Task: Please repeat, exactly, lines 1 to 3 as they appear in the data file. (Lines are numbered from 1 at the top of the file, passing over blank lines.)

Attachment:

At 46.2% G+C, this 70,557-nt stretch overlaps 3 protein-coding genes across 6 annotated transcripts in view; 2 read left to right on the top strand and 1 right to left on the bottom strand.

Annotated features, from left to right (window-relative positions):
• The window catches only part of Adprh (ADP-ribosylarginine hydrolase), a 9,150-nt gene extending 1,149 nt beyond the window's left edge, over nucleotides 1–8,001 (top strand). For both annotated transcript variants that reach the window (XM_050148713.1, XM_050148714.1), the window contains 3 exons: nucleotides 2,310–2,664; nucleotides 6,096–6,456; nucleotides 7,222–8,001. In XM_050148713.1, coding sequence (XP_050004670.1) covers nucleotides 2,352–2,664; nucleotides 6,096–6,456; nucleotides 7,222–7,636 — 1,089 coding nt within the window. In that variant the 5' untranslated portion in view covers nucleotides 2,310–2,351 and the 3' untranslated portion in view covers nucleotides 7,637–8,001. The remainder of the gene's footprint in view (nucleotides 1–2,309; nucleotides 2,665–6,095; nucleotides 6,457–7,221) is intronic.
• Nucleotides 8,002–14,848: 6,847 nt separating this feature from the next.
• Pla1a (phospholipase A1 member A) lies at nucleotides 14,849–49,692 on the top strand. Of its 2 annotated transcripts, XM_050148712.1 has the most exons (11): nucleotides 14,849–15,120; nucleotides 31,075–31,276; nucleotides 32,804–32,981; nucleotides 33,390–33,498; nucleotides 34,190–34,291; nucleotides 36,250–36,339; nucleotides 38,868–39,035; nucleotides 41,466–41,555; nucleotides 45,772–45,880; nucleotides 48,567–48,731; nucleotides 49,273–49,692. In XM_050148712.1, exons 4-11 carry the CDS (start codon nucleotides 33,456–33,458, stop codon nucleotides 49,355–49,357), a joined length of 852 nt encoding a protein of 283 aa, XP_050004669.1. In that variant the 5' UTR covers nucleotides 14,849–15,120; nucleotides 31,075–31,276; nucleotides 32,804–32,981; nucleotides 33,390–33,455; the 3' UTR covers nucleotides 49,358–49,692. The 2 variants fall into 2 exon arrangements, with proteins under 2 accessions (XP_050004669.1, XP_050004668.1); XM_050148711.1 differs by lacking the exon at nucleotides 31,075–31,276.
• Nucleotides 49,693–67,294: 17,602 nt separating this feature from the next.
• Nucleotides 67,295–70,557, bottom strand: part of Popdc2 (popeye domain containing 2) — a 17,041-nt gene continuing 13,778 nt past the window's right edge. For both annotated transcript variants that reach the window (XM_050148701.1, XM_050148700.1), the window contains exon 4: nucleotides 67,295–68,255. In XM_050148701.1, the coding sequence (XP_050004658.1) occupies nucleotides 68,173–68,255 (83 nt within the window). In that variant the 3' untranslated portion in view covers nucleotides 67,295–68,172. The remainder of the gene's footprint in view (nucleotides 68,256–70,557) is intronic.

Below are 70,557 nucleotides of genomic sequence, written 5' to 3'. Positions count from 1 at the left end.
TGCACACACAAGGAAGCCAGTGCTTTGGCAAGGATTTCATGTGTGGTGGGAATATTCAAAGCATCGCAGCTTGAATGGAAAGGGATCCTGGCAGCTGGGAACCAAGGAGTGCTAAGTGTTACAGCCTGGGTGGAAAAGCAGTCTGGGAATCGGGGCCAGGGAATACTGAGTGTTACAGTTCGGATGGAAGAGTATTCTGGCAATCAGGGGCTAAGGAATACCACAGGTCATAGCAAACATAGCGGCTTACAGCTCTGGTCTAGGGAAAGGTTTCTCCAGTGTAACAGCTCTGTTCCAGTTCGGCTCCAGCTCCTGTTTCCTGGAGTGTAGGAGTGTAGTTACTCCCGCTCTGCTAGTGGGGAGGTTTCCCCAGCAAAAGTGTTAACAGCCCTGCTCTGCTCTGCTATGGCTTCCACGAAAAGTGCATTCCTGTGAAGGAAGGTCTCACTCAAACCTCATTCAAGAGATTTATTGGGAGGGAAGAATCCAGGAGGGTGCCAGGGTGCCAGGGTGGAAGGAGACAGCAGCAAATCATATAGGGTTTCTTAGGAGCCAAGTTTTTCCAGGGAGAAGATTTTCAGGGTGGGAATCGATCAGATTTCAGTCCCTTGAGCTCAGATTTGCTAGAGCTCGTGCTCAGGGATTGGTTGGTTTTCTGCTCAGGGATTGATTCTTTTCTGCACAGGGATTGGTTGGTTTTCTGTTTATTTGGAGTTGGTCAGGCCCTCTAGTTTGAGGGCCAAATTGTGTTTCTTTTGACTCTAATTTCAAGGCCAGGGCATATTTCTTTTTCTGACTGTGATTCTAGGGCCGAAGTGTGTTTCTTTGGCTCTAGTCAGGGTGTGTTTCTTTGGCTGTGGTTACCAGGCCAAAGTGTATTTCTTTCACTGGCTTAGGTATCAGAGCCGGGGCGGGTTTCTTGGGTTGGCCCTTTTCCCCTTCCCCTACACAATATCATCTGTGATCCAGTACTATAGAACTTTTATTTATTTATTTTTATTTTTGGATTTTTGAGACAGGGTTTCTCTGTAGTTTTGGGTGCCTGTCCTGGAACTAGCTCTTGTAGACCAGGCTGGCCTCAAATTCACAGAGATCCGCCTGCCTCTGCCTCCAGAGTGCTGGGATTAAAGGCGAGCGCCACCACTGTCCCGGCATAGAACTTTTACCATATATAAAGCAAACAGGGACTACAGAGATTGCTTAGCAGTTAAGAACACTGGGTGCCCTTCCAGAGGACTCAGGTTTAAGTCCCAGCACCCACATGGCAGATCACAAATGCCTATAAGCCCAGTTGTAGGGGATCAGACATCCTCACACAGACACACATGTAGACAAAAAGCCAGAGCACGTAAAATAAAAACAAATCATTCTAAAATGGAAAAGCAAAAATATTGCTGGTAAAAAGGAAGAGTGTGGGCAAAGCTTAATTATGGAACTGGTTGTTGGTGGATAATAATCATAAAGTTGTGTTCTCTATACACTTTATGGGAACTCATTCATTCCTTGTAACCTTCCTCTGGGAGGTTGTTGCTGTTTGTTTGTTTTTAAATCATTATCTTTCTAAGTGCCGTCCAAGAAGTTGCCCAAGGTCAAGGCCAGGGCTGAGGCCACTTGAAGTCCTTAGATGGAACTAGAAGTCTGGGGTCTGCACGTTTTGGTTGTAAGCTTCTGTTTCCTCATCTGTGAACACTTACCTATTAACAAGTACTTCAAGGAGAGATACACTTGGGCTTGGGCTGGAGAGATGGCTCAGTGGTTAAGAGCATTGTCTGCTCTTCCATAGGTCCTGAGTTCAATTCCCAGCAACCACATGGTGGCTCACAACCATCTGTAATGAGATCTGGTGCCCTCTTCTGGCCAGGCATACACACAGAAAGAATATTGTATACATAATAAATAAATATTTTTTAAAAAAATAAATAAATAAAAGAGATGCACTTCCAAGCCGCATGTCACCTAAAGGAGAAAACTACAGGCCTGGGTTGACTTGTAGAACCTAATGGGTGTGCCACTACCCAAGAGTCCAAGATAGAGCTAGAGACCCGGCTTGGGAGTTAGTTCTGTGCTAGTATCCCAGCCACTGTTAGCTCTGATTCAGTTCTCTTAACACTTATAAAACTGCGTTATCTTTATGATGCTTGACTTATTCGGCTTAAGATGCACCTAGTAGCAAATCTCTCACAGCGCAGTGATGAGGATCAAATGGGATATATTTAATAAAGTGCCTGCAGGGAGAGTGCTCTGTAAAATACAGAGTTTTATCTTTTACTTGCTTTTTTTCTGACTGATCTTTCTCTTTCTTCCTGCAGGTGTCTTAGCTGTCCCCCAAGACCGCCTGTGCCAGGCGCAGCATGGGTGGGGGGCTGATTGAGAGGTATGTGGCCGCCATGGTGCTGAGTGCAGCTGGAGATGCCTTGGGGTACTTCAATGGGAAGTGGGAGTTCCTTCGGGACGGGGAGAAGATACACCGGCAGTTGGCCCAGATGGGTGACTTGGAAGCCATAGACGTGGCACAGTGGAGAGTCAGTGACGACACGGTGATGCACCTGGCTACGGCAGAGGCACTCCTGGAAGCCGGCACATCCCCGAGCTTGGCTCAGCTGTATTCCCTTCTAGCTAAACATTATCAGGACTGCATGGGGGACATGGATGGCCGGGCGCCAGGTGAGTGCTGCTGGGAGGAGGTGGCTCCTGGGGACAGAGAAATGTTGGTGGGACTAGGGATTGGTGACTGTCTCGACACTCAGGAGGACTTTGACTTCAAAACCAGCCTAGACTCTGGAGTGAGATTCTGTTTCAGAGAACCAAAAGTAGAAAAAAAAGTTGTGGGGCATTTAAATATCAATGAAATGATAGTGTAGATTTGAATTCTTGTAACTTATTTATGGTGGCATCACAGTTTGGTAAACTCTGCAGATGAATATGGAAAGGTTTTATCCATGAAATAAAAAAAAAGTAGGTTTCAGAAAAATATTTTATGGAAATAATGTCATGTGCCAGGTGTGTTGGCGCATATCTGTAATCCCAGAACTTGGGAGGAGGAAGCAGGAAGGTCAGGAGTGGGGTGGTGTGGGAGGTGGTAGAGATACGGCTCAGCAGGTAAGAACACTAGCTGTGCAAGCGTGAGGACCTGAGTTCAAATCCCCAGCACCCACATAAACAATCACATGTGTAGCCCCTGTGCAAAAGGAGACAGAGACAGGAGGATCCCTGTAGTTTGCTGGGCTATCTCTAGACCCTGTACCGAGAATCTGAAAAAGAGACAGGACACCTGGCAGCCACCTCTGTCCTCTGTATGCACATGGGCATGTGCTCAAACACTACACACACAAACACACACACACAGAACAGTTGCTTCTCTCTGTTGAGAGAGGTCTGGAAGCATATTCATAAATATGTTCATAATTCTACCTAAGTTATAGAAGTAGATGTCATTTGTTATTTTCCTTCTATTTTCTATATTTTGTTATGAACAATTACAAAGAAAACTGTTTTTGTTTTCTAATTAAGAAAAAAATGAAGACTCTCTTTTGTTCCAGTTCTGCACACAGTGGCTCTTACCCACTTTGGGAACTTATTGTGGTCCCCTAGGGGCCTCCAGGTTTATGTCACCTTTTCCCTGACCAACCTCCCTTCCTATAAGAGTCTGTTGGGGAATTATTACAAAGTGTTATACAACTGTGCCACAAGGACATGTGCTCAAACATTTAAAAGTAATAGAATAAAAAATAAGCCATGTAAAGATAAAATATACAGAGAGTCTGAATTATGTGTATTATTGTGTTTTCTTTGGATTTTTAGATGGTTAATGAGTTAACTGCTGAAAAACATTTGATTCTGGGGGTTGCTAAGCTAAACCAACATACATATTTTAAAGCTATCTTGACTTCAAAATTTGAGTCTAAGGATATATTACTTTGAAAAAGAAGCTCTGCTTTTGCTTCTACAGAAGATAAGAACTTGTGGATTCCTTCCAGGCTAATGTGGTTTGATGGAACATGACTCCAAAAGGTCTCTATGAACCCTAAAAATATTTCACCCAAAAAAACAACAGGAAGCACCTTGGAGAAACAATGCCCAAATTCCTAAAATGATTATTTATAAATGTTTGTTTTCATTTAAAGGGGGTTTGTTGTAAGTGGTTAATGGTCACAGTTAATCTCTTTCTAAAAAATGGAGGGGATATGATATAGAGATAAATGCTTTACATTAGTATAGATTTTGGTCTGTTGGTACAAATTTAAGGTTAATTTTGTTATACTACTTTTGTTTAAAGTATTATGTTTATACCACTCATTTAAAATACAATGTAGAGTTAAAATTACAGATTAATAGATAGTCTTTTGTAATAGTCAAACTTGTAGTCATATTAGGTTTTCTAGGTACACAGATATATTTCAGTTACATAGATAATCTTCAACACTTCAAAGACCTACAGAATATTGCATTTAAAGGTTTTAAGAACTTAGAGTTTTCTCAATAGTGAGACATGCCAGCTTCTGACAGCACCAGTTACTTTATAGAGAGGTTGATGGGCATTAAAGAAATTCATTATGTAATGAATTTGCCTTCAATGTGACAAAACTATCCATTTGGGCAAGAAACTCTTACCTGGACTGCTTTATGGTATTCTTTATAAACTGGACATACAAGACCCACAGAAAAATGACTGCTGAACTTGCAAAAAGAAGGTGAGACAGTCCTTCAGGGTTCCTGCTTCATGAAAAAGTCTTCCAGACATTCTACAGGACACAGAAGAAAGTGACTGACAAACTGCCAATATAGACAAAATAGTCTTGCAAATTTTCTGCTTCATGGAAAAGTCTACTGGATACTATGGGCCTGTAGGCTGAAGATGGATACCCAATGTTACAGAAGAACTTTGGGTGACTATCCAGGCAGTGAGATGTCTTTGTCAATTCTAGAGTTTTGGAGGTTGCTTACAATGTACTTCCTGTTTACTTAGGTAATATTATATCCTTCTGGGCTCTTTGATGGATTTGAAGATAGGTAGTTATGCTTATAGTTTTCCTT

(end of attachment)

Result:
At 46.2% G+C, this 70,557-nt stretch overlaps 3 protein-coding genes across 6 annotated transcripts in view; 2 read left to right on the top strand and 1 right to left on the bottom strand.

Annotated features, from left to right (window-relative positions):
• The window catches only part of Adprh (ADP-ribosylarginine hydrolase), a 9,150-nt gene extending 1,149 nt beyond the window's left edge, over nucleotides 1–8,001 (top strand). For both annotated transcript variants that reach the window (XM_050148713.1, XM_050148714.1), the window contains 3 exons: nucleotides 2,310–2,664; nucleotides 6,096–6,456; nucleotides 7,222–8,001. In XM_050148713.1, coding sequence (XP_050004670.1) covers nucleotides 2,352–2,664; nucleotides 6,096–6,456; nucleotides 7,222–7,636 — 1,089 coding nt within the window. In that variant the 5' untranslated portion in view covers nucleotides 2,310–2,351 and the 3' untranslated portion in view covers nucleotides 7,637–8,001. The remainder of the gene's footprint in view (nucleotides 1–2,309; nucleotides 2,665–6,095; nucleotides 6,457–7,221) is intronic.